After 2 hours of walking, we returned to the car and just when we wanted to head back, the tire was broken. ‘No pasa nada’ (no problem), we just waited until it was fixed and continued with some delay. I asked the guide why he did not call somebody to send another car, but there was no phone signal… Of course! There is no service, no WiFi etc. on this island!

During lunch in a local restaurant I found out that there were 3 Belgians in the group, but I absolutely did not feel like socializing with ‘my’ people as I do not really like to see Belgians in other countries. I know, I am a WEIRDO! And so I did as if I did not know, and I did not talk to them in ‘our’ language. Lol, afterwards I felt quite creepy as I could understood their conversations but they did not know that I could. But oh my god, I really hate this typical travellers questions: ‘Where are you from? How long have you been here? Where did you go before and where are you planning to go next? …’ Bla bla bla

After that moment which turned out completely AWKWARD, we headed to Playa Negra, a black beach where we could enjoy some snorkeling. I felt like having a nap on the beach and enjoyed some music. It was just chilling and relaxing with the sun burning me again as usually…

Islas de Galapagos floreana playa negra

Playa Negra, Floreana

Around 3PM it was time to head back to Santa Cruz by boat, and we were lucky to see some Galapagos Penguins right on the cliffs where we left the island.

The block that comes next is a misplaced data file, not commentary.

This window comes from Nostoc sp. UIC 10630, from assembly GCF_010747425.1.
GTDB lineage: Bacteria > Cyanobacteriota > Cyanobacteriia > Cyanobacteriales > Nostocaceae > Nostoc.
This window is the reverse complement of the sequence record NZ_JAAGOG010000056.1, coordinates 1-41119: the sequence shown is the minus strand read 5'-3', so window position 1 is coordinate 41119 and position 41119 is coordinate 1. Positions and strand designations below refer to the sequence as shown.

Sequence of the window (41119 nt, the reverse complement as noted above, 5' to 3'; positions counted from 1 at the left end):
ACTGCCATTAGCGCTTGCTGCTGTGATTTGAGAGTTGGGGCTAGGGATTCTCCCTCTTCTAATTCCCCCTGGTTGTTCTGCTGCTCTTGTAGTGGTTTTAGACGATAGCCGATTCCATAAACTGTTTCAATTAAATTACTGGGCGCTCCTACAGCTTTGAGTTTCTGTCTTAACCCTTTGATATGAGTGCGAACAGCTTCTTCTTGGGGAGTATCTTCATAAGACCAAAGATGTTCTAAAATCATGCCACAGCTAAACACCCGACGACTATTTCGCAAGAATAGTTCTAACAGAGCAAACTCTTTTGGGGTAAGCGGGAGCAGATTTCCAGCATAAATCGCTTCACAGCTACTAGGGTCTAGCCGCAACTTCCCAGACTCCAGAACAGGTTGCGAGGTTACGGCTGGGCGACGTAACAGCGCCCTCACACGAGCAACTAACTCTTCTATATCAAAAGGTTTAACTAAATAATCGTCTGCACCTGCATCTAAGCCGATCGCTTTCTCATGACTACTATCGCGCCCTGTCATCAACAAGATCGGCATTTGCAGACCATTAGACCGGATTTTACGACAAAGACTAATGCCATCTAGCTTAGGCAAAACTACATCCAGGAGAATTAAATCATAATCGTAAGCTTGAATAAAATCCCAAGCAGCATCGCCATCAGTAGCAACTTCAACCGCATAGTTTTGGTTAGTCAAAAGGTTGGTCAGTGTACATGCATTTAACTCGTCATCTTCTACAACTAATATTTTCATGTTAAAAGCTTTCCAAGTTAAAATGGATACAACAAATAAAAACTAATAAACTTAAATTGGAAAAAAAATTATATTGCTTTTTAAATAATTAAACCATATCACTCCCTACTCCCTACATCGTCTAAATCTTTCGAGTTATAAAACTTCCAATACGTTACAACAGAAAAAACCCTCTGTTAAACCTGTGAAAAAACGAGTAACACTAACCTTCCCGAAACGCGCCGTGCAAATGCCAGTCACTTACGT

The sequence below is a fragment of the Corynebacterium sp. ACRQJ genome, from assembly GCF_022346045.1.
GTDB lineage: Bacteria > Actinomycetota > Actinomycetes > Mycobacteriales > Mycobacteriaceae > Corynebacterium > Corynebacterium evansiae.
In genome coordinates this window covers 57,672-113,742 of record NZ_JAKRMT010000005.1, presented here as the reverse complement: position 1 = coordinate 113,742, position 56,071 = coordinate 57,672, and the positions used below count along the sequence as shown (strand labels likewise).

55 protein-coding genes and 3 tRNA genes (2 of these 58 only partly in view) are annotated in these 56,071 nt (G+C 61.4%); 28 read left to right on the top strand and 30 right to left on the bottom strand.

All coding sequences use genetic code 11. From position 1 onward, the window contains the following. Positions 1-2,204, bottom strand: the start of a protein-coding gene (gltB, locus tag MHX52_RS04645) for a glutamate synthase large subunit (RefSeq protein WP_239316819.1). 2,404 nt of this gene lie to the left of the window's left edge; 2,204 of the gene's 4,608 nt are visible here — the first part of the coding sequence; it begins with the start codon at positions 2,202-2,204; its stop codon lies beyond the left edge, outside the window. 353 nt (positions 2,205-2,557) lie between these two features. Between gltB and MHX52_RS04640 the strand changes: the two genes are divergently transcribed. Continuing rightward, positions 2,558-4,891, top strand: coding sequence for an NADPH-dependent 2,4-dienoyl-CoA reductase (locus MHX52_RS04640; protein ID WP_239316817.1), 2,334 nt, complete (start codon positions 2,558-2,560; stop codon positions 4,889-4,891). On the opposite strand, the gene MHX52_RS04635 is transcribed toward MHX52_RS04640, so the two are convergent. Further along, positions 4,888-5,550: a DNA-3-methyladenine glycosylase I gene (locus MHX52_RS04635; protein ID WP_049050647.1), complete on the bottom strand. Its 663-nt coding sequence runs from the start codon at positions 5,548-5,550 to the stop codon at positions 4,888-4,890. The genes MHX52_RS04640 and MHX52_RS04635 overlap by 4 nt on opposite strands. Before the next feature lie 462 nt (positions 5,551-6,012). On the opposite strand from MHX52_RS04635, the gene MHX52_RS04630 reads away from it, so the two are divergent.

Islas de Galapagos pinguin

Galapagos Penguin

When  I arrived, I bought myself an icecream on the peer, headed back to the hostal for a shower and bought some post cards to send home. Hope you received them, Mommy, Abdenbi, Kim, Karine, Linde and Grandparents!

I went to bed early as next day I had to leave to Isla Bartolomé at 6AM! But more about that later… Sorry for keeping the blog posts so short, but I’m trying to keep you up to date faster to keep up with my busy travelling schedule!

Next stop: ISLA BARTOLOMÉ (4) –> Keep following for the next destination 

From Julie with Love

A place to call home…

Where I will live the next 5 months… Some pictures:

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A (Faraway) place like this

I need an island in the sea,
Away from you away from me,
Beyond the waves beyond the wind,
Beyond the world that we live in,
Under skies of shining stars,
Away from lights and noisy cars,
Above the egos and the stress,
Beyond the world we made a mess.
A place for me a place for you,
An earth that’s green a sky that’s blue,
A place for you a place for me,
An open sky and light blue sea,
With dreams as solid as the ground,
A place like this I think I’ve found.
A happy thought no one can take it,
A place like this is where we make it.

I need a mountain in the sky,
Just beneath where angels fly,
Where snowflakes falling on the ground,
Is the most disruptive sound,
Above the waves above the wind,
Above the world that we live in,
Above my life above the stress,
Where I can lay it all to rest,
Under skies of falling snow,
Just above the world below,
Just above the trees and birds,
A place I can’t describe in words.

An empty place that’s so appealing,
How’d I get this stupid feeling?
Bad ideas come and go,
But none as potent as the snow,
I need no island in the sea,
Just the things that make me me.
I need no mountain in the sky,
Just to laugh try not to cry,
Forget these far off fantasies,
And manifest as realities,
Reach out and grab it in good time,
Seize the moment make it mine,
Catch the moment make it last.
Just be grateful when it’s past.

Sensations as real as the wind,
Try not to be sad when it ends.
A happy thought no one can take it,
A time like this is when we make it.
I need an island in the sea,
And all of that which makes me me.

Source: www.PoetryInNature.com